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Sent this link by a friend.

http://www.uklanddirectory.org.uk/partying-in-woods.asp

The bit that I picked up on was;

"Purchasing 14 acres woodland, a short drive away all of a sudden made perfect sense. What is the chance of land in Hertfordshire going down?" Dominic asked rhetorically. A £1,000 climbing frame is worth nothing other than firewood five years on, where as our wood will have probably increase by £30,000."

To be fair the chap is correct, a childrens climbing frame will indeed be worth no more and probbaly a lot less in five years. BUT, why is it automatically assumed that land/property MUST increase in value - and by such vast amounts!?

Notice that he didnt choose to justify the purchase on the grounds firstly because of its enjoyment factor, but rather the financial gain.

Was he being flippant and just pulling a number out of the air? Or was this indeed a value that he 'calculated' and took into account when he and the Mrs decided to spend their inheritance on this piece of woodland?

Given a fiat currency and underlying inflationary fundamentals, etc then, sure, assets will over extended time increase in price (Note: 'price' NOT necessarily 'value'). Given recent topical trends/fashion some types of land (e.g farmland) may well outperform pricewise in the next 5 years, BUT plain old woodland???

I cant help but think that the comments made reveal the almost 'hardwired' belief deep rooted in the British psyche that property must rise in price come what may. Sad.

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Guest Skinty

Parasitic nation.

Let something else do the work and cream off the rewards.

Unfortunately the host is being killed.

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The UK suffers from too much business and not enough industry......

Oh that's a brilliant way of putting it. Consider it nicked.

Good stuff. :)

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Sent this link by a friend.

http://www.uklanddirectory.org.uk/partying-in-woods.asp

The bit that I picked up on was;

"Purchasing 14 acres woodland, a short drive away all of a sudden made perfect sense. What is the chance of land in Hertfordshire going down?" Dominic asked rhetorically. A £1,000 climbing frame is worth nothing other than firewood five years on, where as our wood will have probably increase by £30,000."

To be fair the chap is correct, a childrens climbing frame will indeed be worth no more and probbaly a lot less in five years. BUT, why is it automatically assumed that land/property MUST increase in value - and by such vast amounts!?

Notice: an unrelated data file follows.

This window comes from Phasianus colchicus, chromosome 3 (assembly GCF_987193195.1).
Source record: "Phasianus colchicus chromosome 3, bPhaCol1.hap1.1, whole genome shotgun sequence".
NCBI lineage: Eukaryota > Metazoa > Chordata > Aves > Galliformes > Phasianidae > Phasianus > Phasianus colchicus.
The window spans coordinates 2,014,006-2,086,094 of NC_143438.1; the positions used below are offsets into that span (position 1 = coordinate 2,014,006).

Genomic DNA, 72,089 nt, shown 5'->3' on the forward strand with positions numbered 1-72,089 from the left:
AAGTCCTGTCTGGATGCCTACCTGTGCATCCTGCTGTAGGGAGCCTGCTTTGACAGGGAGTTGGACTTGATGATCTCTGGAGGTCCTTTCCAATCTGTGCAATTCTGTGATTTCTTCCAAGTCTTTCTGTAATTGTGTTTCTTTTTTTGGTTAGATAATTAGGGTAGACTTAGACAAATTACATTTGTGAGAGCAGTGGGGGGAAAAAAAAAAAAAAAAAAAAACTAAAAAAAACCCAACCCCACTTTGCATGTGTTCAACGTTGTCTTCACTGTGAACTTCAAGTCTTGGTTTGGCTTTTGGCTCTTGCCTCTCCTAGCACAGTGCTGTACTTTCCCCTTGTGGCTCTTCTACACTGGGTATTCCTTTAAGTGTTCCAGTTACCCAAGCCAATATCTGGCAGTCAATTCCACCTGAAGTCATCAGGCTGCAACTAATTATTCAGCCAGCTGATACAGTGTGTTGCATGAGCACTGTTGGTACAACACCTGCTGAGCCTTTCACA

Notice that he didnt choose to justify the purchase on the grounds firstly because of its enjoyment factor, but rather the financial gain.

Was he being flippant and just pulling a number out of the air? Or was this indeed a value that he 'calculated' and took into account when he and the Mrs decided to spend their inheritance on this piece of woodland?

Given a fiat currency and underlying inflationary fundamentals, etc then, sure, assets will over extended time increase in price (Note: 'price' NOT necessarily 'value'). Given recent topical trends/fashion some types of land (e.g farmland) may well outperform pricewise in the next 5 years, BUT plain old woodland???

I cant help but think that the comments made reveal the almost 'hardwired' belief deep rooted in the British psyche that property must rise in price come what may. Sad.

I got suspicious round about the time that we learnt Tanya and Dominic's children were called Laura and Ashley.

The bits I really enjoyed of the 'story' were the clunking bit about having cash because building societies wont lend against woodland (i.e. if you want to buy a woodland you gotta MEW) and if you going to MEW you may as well get a 4x4 as well.

The best bit is that the cost of all this (£30k for the car plus driving halfway across the county every time you visit your woodland) is that you can pick-up some free wood for the fashionable new woodstove you've just installed.

Plenty of greenwash to salve consumerism.

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Sent this link by a friend.

http://www.uklanddirectory.org.uk/partying-in-woods.asp

The bit that I picked up on was;

"Purchasing 14 acres woodland, a short drive away all of a sudden made perfect sense. What is the chance of land in Hertfordshire going down?" Dominic asked rhetorically. A £1,000 climbing frame is worth nothing other than firewood five years on, where as our wood will have probably increase by £30,000."

To be fair the chap is correct, a childrens climbing frame will indeed be worth no more and probbaly a lot less in five years. BUT, why is it automatically assumed that land/property MUST increase in value - and by such vast amounts!?

Because it tends to be true - land goes up in price over time.

Land goes up in price because there is a fixed amount of it and it is used in all production, so technological progress, economic expansion feeds directly into price (to my knowledge it is the only market of this nature that exists).

The whole real estate frenzy was not a some fabrication of fashion - people were actually becoming marvelously wealthy doing absolutely nothing but holding land out of use and allowing others to create the wealth that increased it's price. In fact, the vast majority of millionaires are millionaires because of this mechanism (i would call it loophole)

There is so much to find objectionable in this behaviour, which is basically parasitic, that it amazes me why people focus their criticism of it, on whether it will succeed or not rather than on whether the entire arrangement is remotely moral at all.

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